Everyone has to earn a living, everyone has to provide for themselves and their family and everyone strives to make something from their life. I have witnessed for the last 7 years the undeniable strength of my mother and father to provide for their family, to support their children and to make a business that has given so much to so many people. My father, Stephen Neiman is a role model in all senses of the word. I have never met someone that has put so much time and effort into his work to benefit others. Mrs Caroline Neiman, my mother has equally devoted her life to the arts and strives to encourage music of all types into people’s lives. YES the figures from the charity commission are correct, YES those funds were paid and YES they may to some seem extravagant in times of financial hardship, but I would like to ask whether you actually know how much time and effort Caroline and Stephen have actually put into this building? I ask, do you really know what that money is for ? It isn’t solely for Caroline who, in the line of work that she is in, should actually be earning well over £40,000, this money is split wages for both Caroline and Stephen whom on calculation would actually be earning £16,000 annually. £16,000 a year is the minimum in this day and age and barely covers the costs of living, let alone providing for a family. Whilst these figures need not be answered, they are published, they are transparent and they are accountable.

    I challenge anyone who thinks that they could deal with the situation better than Caroline and Stephen, in fact I encourage those that have suggestions to make them and start to play an active role in saving The Old Market, because before too long this building, that is part of all of us will be lost, and derelict as the West Pier and many other historic building of Brighton are, and will be replaced with a donut on a stick that will obstruct the natural beauty of the town we all live in.

    Maybe the plans for Penthouse Apartments are extravagant and are a different alternative, but can the new Library and the developments in the South Lanes be seen as different? We are living in a time where developments need to be made, and changes to need to happen. Why then can’t these changes take place, not just in our view but in our minds? Rather than slating those that are asking for help, why not offer a hand or suggestion in this time of need?

    Rachel Neiman
    Daughter and Supporter of The Old Market and ALL its Staff.

  • Jim Livesey says:

    Ms Neiman has produced as fine a piece of special pleading as I have seen for a while. Nobody can be blamed for the financial problems of the OMT except the trust itself. Whatever efforts they have made they have failed.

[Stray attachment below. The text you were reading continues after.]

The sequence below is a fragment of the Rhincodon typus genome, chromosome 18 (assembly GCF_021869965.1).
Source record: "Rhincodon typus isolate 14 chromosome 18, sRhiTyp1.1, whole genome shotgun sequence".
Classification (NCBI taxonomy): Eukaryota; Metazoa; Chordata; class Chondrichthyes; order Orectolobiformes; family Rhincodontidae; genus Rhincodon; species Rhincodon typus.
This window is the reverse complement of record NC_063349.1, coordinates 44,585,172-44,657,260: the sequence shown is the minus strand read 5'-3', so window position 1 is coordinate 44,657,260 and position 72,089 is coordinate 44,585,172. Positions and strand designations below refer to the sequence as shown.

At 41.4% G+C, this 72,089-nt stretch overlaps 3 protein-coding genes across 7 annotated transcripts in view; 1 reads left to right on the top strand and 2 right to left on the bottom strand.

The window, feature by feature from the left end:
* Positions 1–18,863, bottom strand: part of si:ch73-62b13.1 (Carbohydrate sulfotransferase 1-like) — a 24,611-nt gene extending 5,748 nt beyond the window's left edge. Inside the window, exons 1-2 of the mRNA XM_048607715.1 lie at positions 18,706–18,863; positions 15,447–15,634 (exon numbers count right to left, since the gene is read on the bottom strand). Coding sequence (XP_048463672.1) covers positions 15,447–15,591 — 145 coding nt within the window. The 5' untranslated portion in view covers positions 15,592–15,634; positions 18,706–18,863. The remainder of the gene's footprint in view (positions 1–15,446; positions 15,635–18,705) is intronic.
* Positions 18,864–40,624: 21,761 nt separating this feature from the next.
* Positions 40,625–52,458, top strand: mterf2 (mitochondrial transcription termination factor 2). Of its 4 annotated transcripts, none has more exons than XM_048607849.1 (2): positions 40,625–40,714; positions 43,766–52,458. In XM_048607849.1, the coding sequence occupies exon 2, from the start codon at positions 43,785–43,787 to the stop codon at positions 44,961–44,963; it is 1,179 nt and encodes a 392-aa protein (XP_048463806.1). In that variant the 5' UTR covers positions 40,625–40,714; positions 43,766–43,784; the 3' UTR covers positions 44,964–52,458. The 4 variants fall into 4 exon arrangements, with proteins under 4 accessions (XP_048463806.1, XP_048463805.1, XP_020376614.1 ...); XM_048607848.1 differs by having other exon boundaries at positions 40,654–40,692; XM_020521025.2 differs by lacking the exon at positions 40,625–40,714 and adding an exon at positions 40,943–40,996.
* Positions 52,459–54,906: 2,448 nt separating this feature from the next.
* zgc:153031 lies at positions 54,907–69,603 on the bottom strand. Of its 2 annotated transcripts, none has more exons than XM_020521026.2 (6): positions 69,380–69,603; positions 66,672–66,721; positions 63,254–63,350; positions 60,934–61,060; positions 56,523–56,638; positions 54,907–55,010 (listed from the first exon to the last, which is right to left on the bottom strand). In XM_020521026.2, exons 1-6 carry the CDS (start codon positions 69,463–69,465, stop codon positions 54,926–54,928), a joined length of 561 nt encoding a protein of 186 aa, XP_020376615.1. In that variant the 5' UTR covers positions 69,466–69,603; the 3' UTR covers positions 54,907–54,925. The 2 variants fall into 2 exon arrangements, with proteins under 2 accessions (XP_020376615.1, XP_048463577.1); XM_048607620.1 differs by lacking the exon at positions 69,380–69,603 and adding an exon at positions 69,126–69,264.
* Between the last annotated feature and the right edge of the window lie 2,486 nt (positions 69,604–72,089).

The attempt to salvage the situation through the “extravagant” (Ms Neiman’s word) penthouse development can in no way be compared to the new library and the regeneration of the city centre, Brunswick Town does not need regeneration, it needs sympathetic preservation.

    And anyone who can add two and two can see that this crass development would merely have postponed the inevitable.

  • Christopher Hawtree says:

    An arts centre is vital to Hove. It would be great to make more of the Old Market rather than let it close, as some appear gloatingly to wish. They are against the spirit of life’s possibilities and, as such, can be discounted. Meanwhile, crucially, why did the Council’s planning dept advise that a “modern”, glass-based design would win favour for the roof of the Old Market? This has set alarm bells ringing about the imminent plans for the Sackville Hotel site.

  • Bill Cowell says:

    We (EBRA) have a link to this page from our own web pages. This has upset Mr. Neiman who has said he is to take to Court the Regency Magazine, The writers of the article and EBRA for linking to it.
    He is unhappy that the facts have been reported.
    All that is reported in the article is fact drawn from Public Records.
    A big change has to come to The Old Market if it is to continue its operations.
    What these changes should be I will leave to The Council and the Public to decide.

  • Ms Mitchell says:

    its really not surprising to those that worked for the old market. if anyone had asked i would have been happy to give them the low down. Big houses, taxi’s from work to home when only 10min walk. dinners out. drinking at the bar having friends drinking with no money exchanging!!!! ‘ staffs wages always being late for weeks. some being payed cash in had. the list is endless!!!! its just such a shame that the venue went as it was a great venue.